When I was little, music was always part of my life. My parents were young and started college part-time when I was around 4-5 years old. They both pursued undergraduate degrees in music education and I was present for many rehearsals and concerts during those years.
My mother graduated at the very top of her class in 1979 from Central State University (now University of Central Oklahoma), the very same summer I entered puberty. I remember being so upset that my secret had been told when my grandmother and aunt came over to our house to congratulate me on entering womanhood. This all happened when my mother was only 29 years old...10 years younger than I am now.
Don't go telling my secrets.
For as long as I can remember, I always played the piano. Obviously there was a time that I didn't, but I don't recall that time. My mother says that I often tinkered on the upright Baldwin piano they purchased after starting college. The academic advice at the time was not to have a child learn to read music at the same time he/she was learning to read words. So I did not begin taking piano lessons until I was 7 years old and reading quite well. But once I did, I would practice for 2 hours every day while my parents had to pull me from the piano in order to complete their homework. In 6 months, I was playing the familiar "Minuet in G" by J.S.Bach. Alas, my students take much longer to proceed to that point.
So would you imagine that someone with such love and dedication in playing piano might ever experience anxiety before performing? Well, I did although I didn't understand it at the time.
I used to have this dream where first I would have a broken toe, but it was okay because it was my left foot and I didn't need it to perform. Then the dream expanded and I had a broken leg, but it still was okay because I could still play. Then it was a broken arm, but okay because I could still move my fingers over the keys. Then a body cast, but still okay. But then it was my hands, and finally I conceded that maybe...just maybe...I couldn't play that day and I would finally wake up in a sweat. But when I performed there was no clue that I was nervous...ever; and my mom admired my 'cool as a cucumber' demeanor.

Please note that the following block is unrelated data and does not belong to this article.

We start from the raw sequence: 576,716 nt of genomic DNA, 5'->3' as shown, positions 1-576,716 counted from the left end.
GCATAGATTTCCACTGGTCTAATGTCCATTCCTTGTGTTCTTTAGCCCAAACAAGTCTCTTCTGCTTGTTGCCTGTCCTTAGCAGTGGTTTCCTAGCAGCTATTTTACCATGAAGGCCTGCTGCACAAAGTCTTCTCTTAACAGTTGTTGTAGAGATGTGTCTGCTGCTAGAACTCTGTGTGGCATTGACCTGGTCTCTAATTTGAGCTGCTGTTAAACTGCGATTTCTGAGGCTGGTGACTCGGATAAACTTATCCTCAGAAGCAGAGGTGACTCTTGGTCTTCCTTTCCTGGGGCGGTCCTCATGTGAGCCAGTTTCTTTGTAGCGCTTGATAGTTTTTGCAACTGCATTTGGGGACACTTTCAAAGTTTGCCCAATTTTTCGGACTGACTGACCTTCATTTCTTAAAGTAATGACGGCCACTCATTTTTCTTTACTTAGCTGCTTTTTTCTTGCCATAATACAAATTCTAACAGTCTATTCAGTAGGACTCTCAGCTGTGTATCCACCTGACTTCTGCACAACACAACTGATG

The anxiety inside - nobody knew.
During my first experience with optic neuritis in 2000, I was performing backstage for the opera "Tannhauser" with the Baltimore Opera. With my vision completely gone in my right eye and suffering from the prednisone prescribed, I was unable to drive so I carpooled with a violist, husband of a horn player in the National Symphony Orchestra. In "Tannhauser," the backstage horns only play in the first Act and then over 2 hours later near the final scenes. I had lots of time to rest and talk with other backstage folks, one of which was another hornplayer whose mother has MS. So we talked alot. I was not afraid of MS at the time because my MRIs had come back clear for any 'evidence of demyelinating disease.'
I was safe.